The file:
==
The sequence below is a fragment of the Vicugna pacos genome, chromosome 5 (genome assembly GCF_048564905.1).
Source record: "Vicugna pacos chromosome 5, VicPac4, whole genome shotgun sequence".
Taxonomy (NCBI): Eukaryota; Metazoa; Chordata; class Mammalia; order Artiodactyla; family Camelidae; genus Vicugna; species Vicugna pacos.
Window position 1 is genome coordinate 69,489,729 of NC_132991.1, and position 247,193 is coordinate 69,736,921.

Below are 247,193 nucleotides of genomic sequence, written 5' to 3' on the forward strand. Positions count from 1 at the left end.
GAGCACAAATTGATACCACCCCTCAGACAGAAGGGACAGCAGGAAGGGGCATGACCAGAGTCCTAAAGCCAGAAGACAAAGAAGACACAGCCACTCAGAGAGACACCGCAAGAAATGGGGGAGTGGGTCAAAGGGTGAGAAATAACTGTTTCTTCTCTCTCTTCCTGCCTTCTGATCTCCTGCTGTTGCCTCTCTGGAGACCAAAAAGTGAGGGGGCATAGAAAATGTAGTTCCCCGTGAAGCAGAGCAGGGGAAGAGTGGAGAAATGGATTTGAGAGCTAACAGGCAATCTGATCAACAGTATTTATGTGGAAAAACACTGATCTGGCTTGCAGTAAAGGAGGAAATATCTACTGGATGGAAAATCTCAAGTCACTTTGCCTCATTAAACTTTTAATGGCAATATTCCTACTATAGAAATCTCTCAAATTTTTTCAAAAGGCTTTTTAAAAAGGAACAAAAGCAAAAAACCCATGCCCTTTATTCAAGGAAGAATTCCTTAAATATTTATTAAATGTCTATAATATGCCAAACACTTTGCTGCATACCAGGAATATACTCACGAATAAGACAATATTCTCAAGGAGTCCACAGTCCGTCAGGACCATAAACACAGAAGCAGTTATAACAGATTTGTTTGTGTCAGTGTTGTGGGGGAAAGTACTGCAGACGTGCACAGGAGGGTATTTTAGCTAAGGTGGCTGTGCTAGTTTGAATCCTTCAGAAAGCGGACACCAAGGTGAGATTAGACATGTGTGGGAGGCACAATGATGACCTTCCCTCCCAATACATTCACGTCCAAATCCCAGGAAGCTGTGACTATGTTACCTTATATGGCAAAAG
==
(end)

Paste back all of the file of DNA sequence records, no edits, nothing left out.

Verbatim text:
The sequence below is a fragment of the Vicugna pacos genome, chromosome 5 (genome assembly GCF_048564905.1).
Source record: "Vicugna pacos chromosome 5, VicPac4, whole genome shotgun sequence".
Taxonomy (NCBI): Eukaryota; Metazoa; Chordata; class Mammalia; order Artiodactyla; family Camelidae; genus Vicugna; species Vicugna pacos.
Window position 1 is genome coordinate 69,489,729 of NC_132991.1, and position 247,193 is coordinate 69,736,921.

Below are 247,193 nucleotides of genomic sequence, written 5' to 3' on the forward strand. Positions count from 1 at the left end.
GAGCACAAATTGATACCACCCCTCAGACAGAAGGGACAGCAGGAAGGGGCATGACCAGAGTCCTAAAGCCAGAAGACAAAGAAGACACAGCCACTCAGAGAGACACCGCAAGAAATGGGGGAGTGGGTCAAAGGGTGAGAAATAACTGTTTCTTCTCTCTCTTCCTGCCTTCTGATCTCCTGCTGTTGCCTCTCTGGAGACCAAAAAGTGAGGGGGCATAGAAAATGTAGTTCCCCGTGAAGCAGAGCAGGGGAAGAGTGGAGAAATGGATTTGAGAGCTAACAGGCAATCTGATCAACAGTATTTATGTGGAAAAACACTGATCTGGCTTGCAGTAAAGGAGGAAATATCTACTGGATGGAAAATCTCAAGTCACTTTGCCTCATTAAACTTTTAATGGCAATATTCCTACTATAGAAATCTCTCAAATTTTTTCAAAAGGCTTTTTAAAAAGGAACAAAAGCAAAAAACCCATGCCCTTTATTCAAGGAAGAATTCCTTAAATATTTATTAAATGTCTATAATATGCCAAACACTTTGCTGCATACCAGGAATATACTCACGAATAAGACAATATTCTCAAGGAGTCCACAGTCCGTCAGGACCATAAACACAGAAGCAGTTATAACAGATTTGTTTGTGTCAGTGTTGTGGGGGAAAGTACTGCAGACGTGCACAGGAGGGTATTTTAGCTAAGGTGGCTGTGCTAGTTTGAATCCTTCAGAAAGCGGACACCAAGGTGAGATTAGACATGTGTGGGAGGCACAATGATGACCTTCCCTCCCAATACATTCACGTCCAAATCCCAGGAAGCTGTGACTATGTTACCTTATATGGCAAAAG